The boom in pandemic pet adoption and the practice of treating those furry friends as well as any member of the family are driving forces behind a growing market for pet care. According to the American Pet Products Association, total pet industry expenditures are expected to increase by $6 billion in 2021, to $109 billion.

Whether it's a scheduled visit or an emergency, the need for veterinary services and wellness products is inevitable. All of these trends spell wins for a company like PetIQ (NASDAQ:PETQ). But what will happen when the seemingly endless pandemic impact starts to fade?

Two young children play with their pet dog on the bed.

Image source: Getty Images

Numbers in a nutshell

PetIQ provides services to over 1.2 million pets across 41 states through 3,400 clinic locations, 70,000 mobile clinics, and more than 100 wellness centers. Working in partnership with 250 retailers and a full supply chain of clinics, manufacturing facilities, and distribution centers, it offers a full line of health and wellness products and services. The company can also proudly boast being the only pet wellness company operating veterinary clinics in 12 of the top 20 U.S. retailers, including Walmart, Tractor Supply Co, and Pet Supplies Plus, the third largest specialty pet food retailer in the U.S. On top of that, PetIQ also provides telehealth services, which has become an extremely important part of healthcare in the midst of lockdowns.

During its recent fourth quarter earnings call, the company presented decent results, all things considered. In the face of decreased revenues from its services segment due to temporary clinic closures as a result of COVID-19, the company was able to generate a 6.4% net sales increase. Gross margin also increased, from 13% to 17% and gross profit came in at $28.6 million, just a whisker short of 40% growth year over year.

With its services segment taking a hit of 1.5% during the quarter some may see that as a caution flag; however net revenues for services increased by 60% on a quarter over quarter basis. For the full year, net sales came in at an increase of 10%.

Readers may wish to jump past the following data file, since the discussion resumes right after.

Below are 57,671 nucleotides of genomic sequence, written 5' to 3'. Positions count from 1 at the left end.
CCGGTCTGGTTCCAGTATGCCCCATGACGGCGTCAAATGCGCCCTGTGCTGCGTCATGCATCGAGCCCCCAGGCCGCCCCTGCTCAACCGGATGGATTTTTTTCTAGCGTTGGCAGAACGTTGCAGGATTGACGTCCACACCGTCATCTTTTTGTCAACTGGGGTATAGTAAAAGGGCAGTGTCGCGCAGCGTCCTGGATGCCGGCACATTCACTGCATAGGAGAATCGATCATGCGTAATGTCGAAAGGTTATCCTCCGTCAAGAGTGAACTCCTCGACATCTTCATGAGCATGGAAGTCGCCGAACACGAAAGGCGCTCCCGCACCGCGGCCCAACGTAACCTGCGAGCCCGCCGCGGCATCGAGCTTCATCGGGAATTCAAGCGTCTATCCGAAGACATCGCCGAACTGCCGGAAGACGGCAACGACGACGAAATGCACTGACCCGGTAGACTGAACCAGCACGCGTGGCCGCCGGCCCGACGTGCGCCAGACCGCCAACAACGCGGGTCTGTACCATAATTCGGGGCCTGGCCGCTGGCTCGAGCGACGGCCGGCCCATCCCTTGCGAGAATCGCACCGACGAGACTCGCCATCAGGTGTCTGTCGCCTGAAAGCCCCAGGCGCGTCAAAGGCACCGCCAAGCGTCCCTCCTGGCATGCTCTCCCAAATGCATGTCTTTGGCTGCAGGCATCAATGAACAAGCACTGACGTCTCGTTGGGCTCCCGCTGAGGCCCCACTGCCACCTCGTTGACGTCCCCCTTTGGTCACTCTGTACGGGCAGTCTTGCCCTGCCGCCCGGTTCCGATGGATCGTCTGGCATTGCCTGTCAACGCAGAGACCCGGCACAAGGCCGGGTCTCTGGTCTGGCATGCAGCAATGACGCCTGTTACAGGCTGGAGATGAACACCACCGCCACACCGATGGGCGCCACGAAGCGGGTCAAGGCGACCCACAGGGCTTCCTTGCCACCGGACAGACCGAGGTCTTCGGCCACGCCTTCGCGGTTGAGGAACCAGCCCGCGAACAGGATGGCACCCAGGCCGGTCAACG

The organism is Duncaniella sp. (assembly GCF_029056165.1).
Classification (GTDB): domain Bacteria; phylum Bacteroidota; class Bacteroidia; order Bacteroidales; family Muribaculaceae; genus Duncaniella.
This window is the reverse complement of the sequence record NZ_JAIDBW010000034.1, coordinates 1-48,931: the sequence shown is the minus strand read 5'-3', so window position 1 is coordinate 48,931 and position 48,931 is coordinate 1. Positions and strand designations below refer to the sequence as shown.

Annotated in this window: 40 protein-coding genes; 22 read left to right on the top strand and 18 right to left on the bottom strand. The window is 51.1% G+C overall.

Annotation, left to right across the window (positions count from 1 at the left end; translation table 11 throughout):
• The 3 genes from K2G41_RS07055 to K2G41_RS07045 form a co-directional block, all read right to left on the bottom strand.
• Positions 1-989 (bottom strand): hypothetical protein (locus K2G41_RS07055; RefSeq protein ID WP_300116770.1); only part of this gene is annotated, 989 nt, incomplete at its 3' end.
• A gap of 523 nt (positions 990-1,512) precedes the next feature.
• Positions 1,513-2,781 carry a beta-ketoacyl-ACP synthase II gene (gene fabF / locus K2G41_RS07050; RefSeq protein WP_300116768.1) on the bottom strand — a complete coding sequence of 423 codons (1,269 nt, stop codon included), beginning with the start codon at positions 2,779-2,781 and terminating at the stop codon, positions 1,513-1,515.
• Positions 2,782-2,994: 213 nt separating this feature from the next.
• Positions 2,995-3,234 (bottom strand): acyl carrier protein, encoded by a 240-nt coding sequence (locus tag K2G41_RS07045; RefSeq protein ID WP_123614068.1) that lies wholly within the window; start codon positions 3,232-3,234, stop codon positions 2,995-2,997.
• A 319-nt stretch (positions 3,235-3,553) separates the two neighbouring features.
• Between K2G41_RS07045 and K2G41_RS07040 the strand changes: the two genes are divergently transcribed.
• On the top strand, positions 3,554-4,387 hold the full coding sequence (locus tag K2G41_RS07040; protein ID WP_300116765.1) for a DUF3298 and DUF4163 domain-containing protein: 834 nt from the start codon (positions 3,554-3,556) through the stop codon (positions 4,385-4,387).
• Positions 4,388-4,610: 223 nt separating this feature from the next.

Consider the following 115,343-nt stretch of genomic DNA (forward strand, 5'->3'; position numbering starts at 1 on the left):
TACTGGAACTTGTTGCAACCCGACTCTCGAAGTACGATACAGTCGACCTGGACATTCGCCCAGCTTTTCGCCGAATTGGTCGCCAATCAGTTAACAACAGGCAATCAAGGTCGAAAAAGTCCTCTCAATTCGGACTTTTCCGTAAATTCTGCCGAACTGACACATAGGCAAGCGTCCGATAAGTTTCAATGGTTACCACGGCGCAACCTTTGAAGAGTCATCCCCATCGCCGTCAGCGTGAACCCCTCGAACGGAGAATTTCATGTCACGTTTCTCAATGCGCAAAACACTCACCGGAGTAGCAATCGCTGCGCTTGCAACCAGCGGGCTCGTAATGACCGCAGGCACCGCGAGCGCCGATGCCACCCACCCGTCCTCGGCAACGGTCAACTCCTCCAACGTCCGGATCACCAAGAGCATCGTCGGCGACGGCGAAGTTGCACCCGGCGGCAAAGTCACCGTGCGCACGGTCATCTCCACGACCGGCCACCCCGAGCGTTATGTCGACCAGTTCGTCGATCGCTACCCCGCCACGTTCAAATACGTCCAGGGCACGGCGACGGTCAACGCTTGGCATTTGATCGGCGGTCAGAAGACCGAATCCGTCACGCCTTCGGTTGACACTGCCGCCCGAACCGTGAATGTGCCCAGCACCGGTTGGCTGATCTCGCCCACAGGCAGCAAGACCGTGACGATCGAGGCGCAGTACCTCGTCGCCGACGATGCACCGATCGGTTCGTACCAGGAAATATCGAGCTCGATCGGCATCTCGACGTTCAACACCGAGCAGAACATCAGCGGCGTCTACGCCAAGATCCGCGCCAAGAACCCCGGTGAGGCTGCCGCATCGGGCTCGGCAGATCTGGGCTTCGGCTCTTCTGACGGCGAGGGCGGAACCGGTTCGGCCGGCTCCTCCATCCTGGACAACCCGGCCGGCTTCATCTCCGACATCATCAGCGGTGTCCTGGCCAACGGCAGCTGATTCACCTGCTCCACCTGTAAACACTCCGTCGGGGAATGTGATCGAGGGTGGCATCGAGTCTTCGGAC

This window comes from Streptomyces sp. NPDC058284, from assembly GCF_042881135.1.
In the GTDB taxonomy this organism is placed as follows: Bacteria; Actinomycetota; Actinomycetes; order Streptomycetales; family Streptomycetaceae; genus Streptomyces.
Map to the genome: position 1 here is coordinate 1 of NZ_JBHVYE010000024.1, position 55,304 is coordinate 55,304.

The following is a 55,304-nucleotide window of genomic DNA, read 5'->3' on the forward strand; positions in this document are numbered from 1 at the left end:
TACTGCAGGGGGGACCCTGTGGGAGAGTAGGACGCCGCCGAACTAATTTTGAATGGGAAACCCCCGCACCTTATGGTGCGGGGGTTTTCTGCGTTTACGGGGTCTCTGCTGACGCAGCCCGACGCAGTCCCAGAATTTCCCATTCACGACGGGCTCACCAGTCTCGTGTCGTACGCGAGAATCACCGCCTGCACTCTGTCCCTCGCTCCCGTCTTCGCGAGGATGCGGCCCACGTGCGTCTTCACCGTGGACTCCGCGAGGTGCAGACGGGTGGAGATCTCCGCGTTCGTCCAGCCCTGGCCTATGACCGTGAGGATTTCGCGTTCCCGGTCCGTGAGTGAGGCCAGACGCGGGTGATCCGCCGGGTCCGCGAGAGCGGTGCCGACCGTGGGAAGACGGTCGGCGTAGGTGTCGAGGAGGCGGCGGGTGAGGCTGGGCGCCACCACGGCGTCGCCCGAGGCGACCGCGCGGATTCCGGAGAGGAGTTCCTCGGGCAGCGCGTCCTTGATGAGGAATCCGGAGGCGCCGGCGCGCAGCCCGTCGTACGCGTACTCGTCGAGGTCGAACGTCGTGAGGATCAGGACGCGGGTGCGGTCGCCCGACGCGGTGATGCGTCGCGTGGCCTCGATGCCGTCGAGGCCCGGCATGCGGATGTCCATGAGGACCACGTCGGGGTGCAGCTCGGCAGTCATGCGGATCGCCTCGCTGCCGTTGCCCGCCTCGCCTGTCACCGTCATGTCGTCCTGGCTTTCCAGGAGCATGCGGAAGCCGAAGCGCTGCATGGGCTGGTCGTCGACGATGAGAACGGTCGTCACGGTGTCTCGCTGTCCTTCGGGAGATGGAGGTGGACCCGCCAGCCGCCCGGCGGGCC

What's next

Going forward, revenue will be somewhat dependent on reopenings progressing in a positive direction. As of now, all 126 wellness centers and community clinics are open and operating. Coming off of what it sees as a strong finish to 2020,  PetIQ has lofty goals for 2021, including the opening of 130 to 170 new wellness centers. It also expects to generate full year incremental EBITDA contribution of $20 million as a result of its Capstar acquisition -- a product line boasting a best-selling oral over-the-counter flea treatment product for dogs and cats --  in 2020. The company also stated that it has started the year off on a positive note, and has strong visibility into another year of solid sales growth, particularly in the product segment.

If there is one negative that came out of the company's fourth quarter earnings call, it's that no outlook was given regarding services revenue due to the uncertainties related to COVID-19. However, this is consistent with company comments in the third quarter earnings call.

Up and to the right

Like many companies, PetIQ's stock price has experienced some volatility in line with market declines, but the chart flow remains up and to the right. In fact, if you had invested in PetIQ when it went public in July of 2017, you could have gained 98% on your principal. Further supporting the strong start to 2021, and a near term gain, is a reportfrom Raymond James analyst, Brian Nagel, who recently upped his 12-month stock price target from $35 to $45. Although projected estimates call for a decline in earnings per share (EPS) for Q1 on a year over year basis, a solid year overall is projected with an estimated annual EPS of $1.11, followed by $1.54 in 2022.

Once we see how the services segment rebounds, it may be likely that we will see even higher gains long term. For investors who want to take a nibble now, I wouldn't shy away from scooping up a couple of shares at their current price. But you may want to keep a close eye on Q1 earnings -- expected to report in early May -- looking for a potential beat on consensus estimates and signs of a recovery in motion for the services segment. If that takes place, it might be a good time to add lots of PetIQ stock to your portfolio for the long haul.

This article represents the opinion of the writer, who may disagree with the “official” recommendation position of a Motley Fool premium advisory service. We’re motley! Questioning an investing thesis -- even one of our own -- helps us all think critically about investing and make decisions that help us become smarter, happier, and richer.